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Letter from Richard Dobbs Spaight and John Sitgreaves to Alexander Martin
Spaight, Richard Dobbs, 1758-1802; Sitgreaves, John, 1757-1802
March 01, 1785
Volume 17, Pages 606-607

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RICHARD D. SPAIGHT AND JNO. SITGREAVES TO GOV. MARTIN.

New York, March 1st, 1785.

Sir:

Congress since their meeting in this city have chosen three Commissioners of the Treasury in lieu of those Gentlemen who were appointed at Annapolis last year, who have declined accepting that appointment. The Gentlemen now chosen are Mr. John L. Gervis, of South Carolina; Mr. Sam'l Osgood, of Massachusetts, and Mr. Walter Livingston, of this State.

General Schuyler, Mr. Robert Morris and General P. Dickenson are appointed Commissioners to carry into effect the ordinance of the 23rd December last respecting the federal Town. This ordinance was transmitted to your Excellency by the Secretary of Congress.

We have received accounts of a Vessel belonging to Alexandria in Virginia being captured by one of the Barbary Corsairs and carried into Algiers. By the last accounts the Vessel was not condemned, and as she was only in ballast, bound from Cadiz to Madeira, perhaps they may give her up. The depredations of those pirates, unless speedily put an end to by making a Treaty with them, may prove very injurious to the Commerce of the United States. Congress have taken such steps as they think will accomplish this desirable end.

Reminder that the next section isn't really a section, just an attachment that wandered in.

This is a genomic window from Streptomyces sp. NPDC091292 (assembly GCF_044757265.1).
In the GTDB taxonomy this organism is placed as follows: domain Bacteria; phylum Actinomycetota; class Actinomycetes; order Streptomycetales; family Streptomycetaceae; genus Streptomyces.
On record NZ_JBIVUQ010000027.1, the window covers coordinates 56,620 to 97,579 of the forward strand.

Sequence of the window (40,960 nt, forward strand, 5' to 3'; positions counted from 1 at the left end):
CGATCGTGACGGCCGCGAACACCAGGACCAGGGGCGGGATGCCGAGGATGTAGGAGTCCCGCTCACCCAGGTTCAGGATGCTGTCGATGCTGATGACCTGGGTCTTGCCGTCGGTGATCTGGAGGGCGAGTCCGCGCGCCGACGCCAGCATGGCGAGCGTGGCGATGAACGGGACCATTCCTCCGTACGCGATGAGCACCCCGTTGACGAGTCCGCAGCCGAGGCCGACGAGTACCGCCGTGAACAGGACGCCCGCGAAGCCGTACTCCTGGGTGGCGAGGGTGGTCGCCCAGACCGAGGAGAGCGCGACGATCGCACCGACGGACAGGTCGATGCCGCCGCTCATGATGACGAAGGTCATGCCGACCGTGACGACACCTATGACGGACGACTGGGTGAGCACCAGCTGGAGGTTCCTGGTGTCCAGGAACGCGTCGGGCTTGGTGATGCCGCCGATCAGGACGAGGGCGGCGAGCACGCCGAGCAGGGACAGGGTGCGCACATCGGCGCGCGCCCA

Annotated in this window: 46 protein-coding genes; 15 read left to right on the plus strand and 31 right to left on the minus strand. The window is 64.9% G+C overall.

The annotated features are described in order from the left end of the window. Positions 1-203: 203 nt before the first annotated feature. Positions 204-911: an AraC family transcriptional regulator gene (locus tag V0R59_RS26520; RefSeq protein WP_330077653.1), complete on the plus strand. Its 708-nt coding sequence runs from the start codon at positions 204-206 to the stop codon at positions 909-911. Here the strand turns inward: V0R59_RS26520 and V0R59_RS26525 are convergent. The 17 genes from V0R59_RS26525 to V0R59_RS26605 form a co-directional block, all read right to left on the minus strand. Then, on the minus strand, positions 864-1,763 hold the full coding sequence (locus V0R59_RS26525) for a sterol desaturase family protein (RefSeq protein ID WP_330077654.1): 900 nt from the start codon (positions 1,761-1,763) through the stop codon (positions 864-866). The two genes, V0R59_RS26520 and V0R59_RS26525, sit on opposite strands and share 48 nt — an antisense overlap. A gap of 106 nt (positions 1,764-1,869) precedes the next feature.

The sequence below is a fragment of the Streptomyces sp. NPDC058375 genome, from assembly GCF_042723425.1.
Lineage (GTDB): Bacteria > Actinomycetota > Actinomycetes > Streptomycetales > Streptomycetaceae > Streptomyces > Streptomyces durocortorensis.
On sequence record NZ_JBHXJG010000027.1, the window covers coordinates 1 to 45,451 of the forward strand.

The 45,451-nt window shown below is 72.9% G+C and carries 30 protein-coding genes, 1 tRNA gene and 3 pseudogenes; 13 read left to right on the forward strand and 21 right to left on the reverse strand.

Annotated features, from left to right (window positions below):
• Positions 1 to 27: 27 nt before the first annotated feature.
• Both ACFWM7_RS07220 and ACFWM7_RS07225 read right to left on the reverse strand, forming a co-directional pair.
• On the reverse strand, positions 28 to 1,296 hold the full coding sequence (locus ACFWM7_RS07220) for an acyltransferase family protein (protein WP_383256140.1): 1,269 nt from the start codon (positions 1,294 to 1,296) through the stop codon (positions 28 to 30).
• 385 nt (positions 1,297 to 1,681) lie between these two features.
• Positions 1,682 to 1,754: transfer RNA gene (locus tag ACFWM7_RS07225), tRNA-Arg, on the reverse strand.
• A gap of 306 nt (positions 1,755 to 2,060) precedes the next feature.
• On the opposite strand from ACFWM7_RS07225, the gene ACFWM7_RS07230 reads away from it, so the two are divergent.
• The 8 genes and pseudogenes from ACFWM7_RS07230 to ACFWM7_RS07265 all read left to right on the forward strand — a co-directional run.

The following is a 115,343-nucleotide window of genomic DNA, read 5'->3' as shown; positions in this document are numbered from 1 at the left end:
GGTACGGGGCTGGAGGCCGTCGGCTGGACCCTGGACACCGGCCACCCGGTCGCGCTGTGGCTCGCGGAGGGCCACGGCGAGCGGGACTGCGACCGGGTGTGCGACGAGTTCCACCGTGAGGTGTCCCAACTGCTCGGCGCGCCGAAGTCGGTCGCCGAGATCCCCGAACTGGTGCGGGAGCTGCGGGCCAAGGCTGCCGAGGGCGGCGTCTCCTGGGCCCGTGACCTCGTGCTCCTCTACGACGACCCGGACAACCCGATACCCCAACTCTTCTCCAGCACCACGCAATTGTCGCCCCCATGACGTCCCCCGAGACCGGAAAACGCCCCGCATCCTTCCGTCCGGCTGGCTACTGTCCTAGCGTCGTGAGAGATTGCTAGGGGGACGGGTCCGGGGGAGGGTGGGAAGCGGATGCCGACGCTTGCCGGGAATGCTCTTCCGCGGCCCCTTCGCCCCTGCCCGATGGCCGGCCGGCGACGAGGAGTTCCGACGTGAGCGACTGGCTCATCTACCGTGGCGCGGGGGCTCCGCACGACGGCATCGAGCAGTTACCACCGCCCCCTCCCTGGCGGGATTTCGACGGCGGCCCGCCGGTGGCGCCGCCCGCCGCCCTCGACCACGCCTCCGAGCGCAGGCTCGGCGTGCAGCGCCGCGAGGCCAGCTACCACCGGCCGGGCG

The British Court, having taken no steps to comply with that article of the Treaty which respects the delivery of the posts on our Western frontiers, but on the contrary it is said that they have reinforced the Garrisons, and are repairing the fortifications, and every account from Europe convincing us of the unfavorable disposition of that Court towards us, it was thought necessary to send a Minister to that Court to insist on the delivery of the Western posts and a compensation for the negroes that were carried away in open violation of the Definitive Treaty of Peace, and to prevent matters from getting to that pass which might again involve us in a War with that Nation. Mr. John Adams is the person elected for this purpose.

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Congress have directed that the Comptroller shall, until the Board of Treasury are organized, appoint Commissioners to settle the accounts of the States against the United States. As soon as the Delegates find a proper person for that purpose, they will have one appointed for the State of North Carolina.

Our Commissioners have concluded a Second Treaty with the Indians at Fort McIntosh, but as Congress have not as yet either ratified the present or former treaty with the Indians, we don't look upon ourselves at liberty to transmit copies of them to your Excellency.

We make no doubt but your Excellency have taken proper steps to have us relieved at the expiration of our tour of duty, by ordering on the other Delegates so that they may be here by the first of May, at which time the six months we are to stay pursuant to the resolve the General Assembly passed in May, 1784, expires. But lest your Excellency may have omitted to take these steps, we must request you to order on the other Delegates to relieve us at that time, as our private business demands our attention at home, and we must, whether relieved or not, leave Congress the beginning of May, in which case, if the other Delegates don't come forward, the State will not be represented.

We have the honor to be, &c.,
RICHARD D. SPAIGHT.
JNO. SITGREAVES.
His Excellency
Governor Martin.